President Barack Obama's top advisers and Democratic and Republican congressional leaders voiced outrage on Sunday that insurer American International Group, recipient of a $173 billion taxpayer bailout, is paying $165 million in employee bonuses.

But they agreed it was unclear what, if anything, the government can do to cut the bonuses since the contracts seem legally binding.

Lawmakers said, however, that plenty of questions need to be answered and some AIG officials may need to be ousted. They also said legislation may be needed to avoid a repeat of such action and retain public confidence in federal bailouts.

We will absolutely do everything possible to make sure that the money we put in there is spent in a way that we think is appropriate, Christina Romer, chair of the White House Council of Economic Advisers, told NBC's Meet the Press.

Romer and another top Obama adviser, National Economic Council Director Lawrence Summers, said contracts must be honored but the matter at AIG would be examined.

We are a country of law. There are contracts. The government cannot just abrogate contracts, Summers told ABC's This Week. Regardless, he said: Every legal step possible to limit those bonuses is being taken by (Treasury) Secretary (Timothy) Geithner and by the Federal Reserve System.

Senate Republican Leader Mitch McConnell said of the bonuses, This is an outrage, and that the Obama administration needs to do more.

We all know that contracts are valid ... but they need to be looked at, McConnell told ABC This Week.

Did they (AIG) enter into these contracts knowing full well that ... the taxpayers of the United States were going to be reimbursing their employees? Particularly employees who got them into this mess, McConnell said.

Public outrage at the AIG bonuses was equally apparent on news websites and in blogs.

This makes me ill, a reader wrote on the New York Times website, voicing the sentiment of many. Let AIG fail, and then let's see what those executives believe they are entitled to.


AIG agreed on Saturday to revamp its system for paying bonuses after the Obama administration objected to plans for hundreds of millions of dollars in such payouts, but it said it had no choice but to pay out the $165 million due by Sunday.

AIG will sharply cut remaining 2009 salaries for top executives of its AIG Financial Products unit and realign 2008 bonuses to tie them to restructuring and repayment targets, AIG Chairman Edward Liddy wrote Geithner.

AIG had promised to pay about $1 billion in retention bonuses over a period of several years, half of which has already been paid.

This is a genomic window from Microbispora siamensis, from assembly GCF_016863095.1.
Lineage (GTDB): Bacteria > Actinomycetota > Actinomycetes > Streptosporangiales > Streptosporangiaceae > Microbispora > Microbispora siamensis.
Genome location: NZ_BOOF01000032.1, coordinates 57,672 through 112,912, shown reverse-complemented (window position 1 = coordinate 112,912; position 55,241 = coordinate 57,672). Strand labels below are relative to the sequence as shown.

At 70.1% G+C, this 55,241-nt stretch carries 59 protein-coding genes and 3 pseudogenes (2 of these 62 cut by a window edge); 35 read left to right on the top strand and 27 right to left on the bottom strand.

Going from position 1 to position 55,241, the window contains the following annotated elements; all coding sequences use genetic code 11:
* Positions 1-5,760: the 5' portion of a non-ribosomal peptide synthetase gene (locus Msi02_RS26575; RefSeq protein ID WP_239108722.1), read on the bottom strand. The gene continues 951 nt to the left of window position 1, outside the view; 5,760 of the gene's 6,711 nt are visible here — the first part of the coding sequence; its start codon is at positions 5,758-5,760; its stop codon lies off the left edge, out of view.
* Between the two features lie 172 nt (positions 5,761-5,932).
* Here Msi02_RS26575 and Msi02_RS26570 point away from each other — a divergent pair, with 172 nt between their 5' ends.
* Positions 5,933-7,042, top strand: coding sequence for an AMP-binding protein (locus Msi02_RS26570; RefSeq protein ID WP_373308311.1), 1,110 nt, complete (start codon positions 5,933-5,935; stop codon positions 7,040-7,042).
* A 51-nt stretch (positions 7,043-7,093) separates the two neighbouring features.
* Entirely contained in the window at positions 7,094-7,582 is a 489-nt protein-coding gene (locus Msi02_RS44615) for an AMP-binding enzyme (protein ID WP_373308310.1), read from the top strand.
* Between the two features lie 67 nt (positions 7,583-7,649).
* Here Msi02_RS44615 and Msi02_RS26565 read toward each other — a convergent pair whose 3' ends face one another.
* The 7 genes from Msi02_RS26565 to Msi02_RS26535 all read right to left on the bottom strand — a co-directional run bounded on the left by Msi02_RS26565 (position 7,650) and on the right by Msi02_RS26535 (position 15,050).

Liddy, in his letter to Geithner, said the firm was legally obligated to make already-committed 2008 employee-retention payments, the value of which were set early last year before problems at its Financial Products unit became public.

Financial Products was the unit that made bad bets on toxic mortgages and credit default swap contracts that led to the company's near collapse -- and the first of a series of taxpayer-funded bailouts in mid-September.

We need to find out whether these bonuses are legally recoverable, said Democrat Barney Frank, chairman of the Financial Services Committee in the House of Representatives.

Appearing on Fox News Sunday, Frank said the government also needs answers from AIG.

Who said and at what point, 'We're going to give these bonuses no matter what.' And I do think it's inappropriate for those people to stay in power at that company, he said.

Republican Senator Bob Corker, appearing with Frank, said corporate recipients of federal bailouts should have to play by a different set of rules, and hopefully that will cause institutions across this country not to want to take government money and face increased federal scrutiny.

The federal bailout of AIG has not only propped up the insurer but it has likely benefited a number of undisclosed financial firms, or counterparties, who were conducting transactions with the insurance giant. (ID:nWEN5969).

Summers said AIG and the Fed were discussing how to disclose the names of these AIG counterparties. A source close to AIG said on Saturday that the company, in which the government holds about an 80 percent stake, was planning to disclose the identity of these companies.

The secrecy is unacceptable, the New York Times said in an editorial on Sunday.

(Reporting by Thomas Ferraro, Jim Vicini, Philip Barbara and John O'Callaghan; writing by Thomas Ferraro, editing by Bill Trott and Philip Barbara)